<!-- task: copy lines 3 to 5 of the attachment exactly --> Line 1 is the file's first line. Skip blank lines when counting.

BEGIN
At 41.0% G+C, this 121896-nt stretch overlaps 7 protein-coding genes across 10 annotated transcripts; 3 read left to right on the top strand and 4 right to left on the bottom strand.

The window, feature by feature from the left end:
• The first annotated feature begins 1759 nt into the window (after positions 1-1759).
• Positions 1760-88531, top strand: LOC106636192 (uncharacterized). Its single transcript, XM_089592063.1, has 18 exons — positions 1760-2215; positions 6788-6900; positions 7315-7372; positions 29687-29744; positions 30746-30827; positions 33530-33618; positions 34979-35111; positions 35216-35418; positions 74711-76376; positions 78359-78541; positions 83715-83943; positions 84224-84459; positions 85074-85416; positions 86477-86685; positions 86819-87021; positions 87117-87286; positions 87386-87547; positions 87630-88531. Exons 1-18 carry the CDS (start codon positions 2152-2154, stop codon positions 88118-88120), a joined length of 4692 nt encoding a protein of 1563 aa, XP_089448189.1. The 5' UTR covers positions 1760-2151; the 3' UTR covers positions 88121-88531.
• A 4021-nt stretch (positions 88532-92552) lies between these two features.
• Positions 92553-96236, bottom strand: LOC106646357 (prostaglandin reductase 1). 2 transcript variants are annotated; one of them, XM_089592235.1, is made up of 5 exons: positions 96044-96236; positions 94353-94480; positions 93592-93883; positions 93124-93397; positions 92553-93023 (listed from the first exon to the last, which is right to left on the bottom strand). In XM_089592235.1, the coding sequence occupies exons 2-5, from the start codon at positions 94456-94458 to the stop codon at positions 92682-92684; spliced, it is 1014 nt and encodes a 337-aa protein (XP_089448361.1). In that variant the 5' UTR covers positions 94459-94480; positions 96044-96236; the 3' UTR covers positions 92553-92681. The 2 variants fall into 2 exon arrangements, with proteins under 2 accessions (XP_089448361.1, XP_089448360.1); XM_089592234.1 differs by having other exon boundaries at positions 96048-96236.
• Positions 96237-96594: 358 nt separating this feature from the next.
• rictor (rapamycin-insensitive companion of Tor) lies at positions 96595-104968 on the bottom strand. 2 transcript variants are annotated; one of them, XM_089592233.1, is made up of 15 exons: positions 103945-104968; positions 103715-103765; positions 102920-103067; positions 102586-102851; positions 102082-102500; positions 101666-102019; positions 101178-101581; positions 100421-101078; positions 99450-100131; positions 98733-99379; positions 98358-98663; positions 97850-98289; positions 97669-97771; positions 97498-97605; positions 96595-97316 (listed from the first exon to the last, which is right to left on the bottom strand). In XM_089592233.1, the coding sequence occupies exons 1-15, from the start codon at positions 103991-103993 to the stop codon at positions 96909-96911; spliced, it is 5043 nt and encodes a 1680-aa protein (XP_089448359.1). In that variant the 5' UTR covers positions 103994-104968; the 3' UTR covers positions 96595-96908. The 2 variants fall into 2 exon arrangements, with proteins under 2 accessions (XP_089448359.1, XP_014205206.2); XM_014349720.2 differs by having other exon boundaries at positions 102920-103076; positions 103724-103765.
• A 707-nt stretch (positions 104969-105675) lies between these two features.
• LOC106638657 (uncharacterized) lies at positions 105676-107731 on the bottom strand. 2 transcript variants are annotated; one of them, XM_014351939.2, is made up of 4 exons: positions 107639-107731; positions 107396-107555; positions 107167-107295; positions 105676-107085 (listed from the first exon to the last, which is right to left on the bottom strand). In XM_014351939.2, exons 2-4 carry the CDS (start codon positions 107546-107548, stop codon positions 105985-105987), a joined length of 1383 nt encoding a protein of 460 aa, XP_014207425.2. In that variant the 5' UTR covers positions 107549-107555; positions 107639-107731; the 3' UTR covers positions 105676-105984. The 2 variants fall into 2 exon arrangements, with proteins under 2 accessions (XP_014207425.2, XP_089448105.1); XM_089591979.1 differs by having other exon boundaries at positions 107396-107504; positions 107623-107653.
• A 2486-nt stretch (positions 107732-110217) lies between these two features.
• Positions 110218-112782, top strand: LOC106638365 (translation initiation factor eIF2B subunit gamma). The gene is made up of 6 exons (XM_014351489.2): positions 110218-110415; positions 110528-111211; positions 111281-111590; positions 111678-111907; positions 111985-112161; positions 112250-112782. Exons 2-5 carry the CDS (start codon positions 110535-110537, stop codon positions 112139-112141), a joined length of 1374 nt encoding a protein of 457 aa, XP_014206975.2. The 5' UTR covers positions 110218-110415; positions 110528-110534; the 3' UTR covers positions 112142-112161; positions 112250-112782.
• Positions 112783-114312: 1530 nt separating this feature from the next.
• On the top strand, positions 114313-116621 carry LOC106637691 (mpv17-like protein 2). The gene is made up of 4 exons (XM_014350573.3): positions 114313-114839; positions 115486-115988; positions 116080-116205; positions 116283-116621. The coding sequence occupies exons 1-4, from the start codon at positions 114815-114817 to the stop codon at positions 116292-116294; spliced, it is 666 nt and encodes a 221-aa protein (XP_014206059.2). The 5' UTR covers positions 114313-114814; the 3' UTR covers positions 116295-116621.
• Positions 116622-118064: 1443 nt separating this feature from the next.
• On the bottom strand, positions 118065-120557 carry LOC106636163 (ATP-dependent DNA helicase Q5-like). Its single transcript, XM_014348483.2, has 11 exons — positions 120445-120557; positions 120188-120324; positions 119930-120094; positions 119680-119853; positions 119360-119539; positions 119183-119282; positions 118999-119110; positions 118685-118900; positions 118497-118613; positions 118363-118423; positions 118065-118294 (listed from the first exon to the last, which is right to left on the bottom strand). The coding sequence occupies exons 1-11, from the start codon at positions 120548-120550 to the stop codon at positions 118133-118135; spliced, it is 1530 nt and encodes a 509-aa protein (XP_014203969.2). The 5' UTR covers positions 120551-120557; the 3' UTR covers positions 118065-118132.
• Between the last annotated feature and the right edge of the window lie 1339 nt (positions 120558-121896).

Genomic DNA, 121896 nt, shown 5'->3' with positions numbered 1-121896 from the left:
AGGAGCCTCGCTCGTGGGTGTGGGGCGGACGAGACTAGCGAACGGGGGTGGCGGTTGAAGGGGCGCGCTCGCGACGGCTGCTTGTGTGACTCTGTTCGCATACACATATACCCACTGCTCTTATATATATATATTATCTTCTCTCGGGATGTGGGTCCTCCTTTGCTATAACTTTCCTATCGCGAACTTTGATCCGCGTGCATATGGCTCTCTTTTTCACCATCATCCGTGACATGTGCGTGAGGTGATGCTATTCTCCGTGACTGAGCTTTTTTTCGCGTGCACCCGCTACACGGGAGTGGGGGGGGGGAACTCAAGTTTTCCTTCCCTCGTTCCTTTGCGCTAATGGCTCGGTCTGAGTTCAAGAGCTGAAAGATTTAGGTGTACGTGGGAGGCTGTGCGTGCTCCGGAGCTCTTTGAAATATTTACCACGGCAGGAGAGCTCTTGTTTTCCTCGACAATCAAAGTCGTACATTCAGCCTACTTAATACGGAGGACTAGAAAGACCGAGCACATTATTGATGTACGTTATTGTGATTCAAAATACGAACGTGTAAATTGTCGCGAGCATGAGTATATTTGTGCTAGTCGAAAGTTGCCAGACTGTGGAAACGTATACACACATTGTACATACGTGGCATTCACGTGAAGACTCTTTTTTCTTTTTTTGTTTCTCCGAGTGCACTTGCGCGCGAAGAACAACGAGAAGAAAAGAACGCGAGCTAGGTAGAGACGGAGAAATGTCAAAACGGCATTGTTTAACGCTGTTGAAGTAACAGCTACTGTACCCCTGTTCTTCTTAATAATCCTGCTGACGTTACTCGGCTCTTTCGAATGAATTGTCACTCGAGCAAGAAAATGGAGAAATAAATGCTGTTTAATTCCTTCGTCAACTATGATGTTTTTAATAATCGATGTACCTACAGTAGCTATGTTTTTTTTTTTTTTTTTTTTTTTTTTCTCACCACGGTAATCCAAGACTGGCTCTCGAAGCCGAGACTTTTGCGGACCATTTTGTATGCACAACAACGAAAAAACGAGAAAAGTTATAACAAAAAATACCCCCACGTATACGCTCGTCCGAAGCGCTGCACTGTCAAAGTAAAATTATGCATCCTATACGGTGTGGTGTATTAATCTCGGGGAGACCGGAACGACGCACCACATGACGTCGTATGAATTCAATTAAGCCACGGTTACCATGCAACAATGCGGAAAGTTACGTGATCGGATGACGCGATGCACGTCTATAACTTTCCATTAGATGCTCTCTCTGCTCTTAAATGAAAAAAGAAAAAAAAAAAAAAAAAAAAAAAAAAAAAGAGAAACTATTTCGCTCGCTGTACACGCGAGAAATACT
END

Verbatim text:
• The first annotated feature begins 1759 nt into the window (after positions 1-1759).
• Positions 1760-88531, top strand: LOC106636192 (uncharacterized). Its single transcript, XM_089592063.1, has 18 exons — positions 1760-2215; positions 6788-6900; positions 7315-7372; positions 29687-29744; positions 30746-30827; positions 33530-33618; positions 34979-35111; positions 35216-35418; positions 74711-76376; positions 78359-78541; positions 83715-83943; positions 84224-84459; positions 85074-85416; positions 86477-86685; positions 86819-87021; positions 87117-87286; positions 87386-87547; positions 87630-88531. Exons 1-18 carry the CDS (start codon positions 2152-2154, stop codon positions 88118-88120), a joined length of 4692 nt encoding a protein of 1563 aa, XP_089448189.1. The 5' UTR covers positions 1760-2151; the 3' UTR covers positions 88121-88531.
• A 4021-nt stretch (positions 88532-92552) lies between these two features.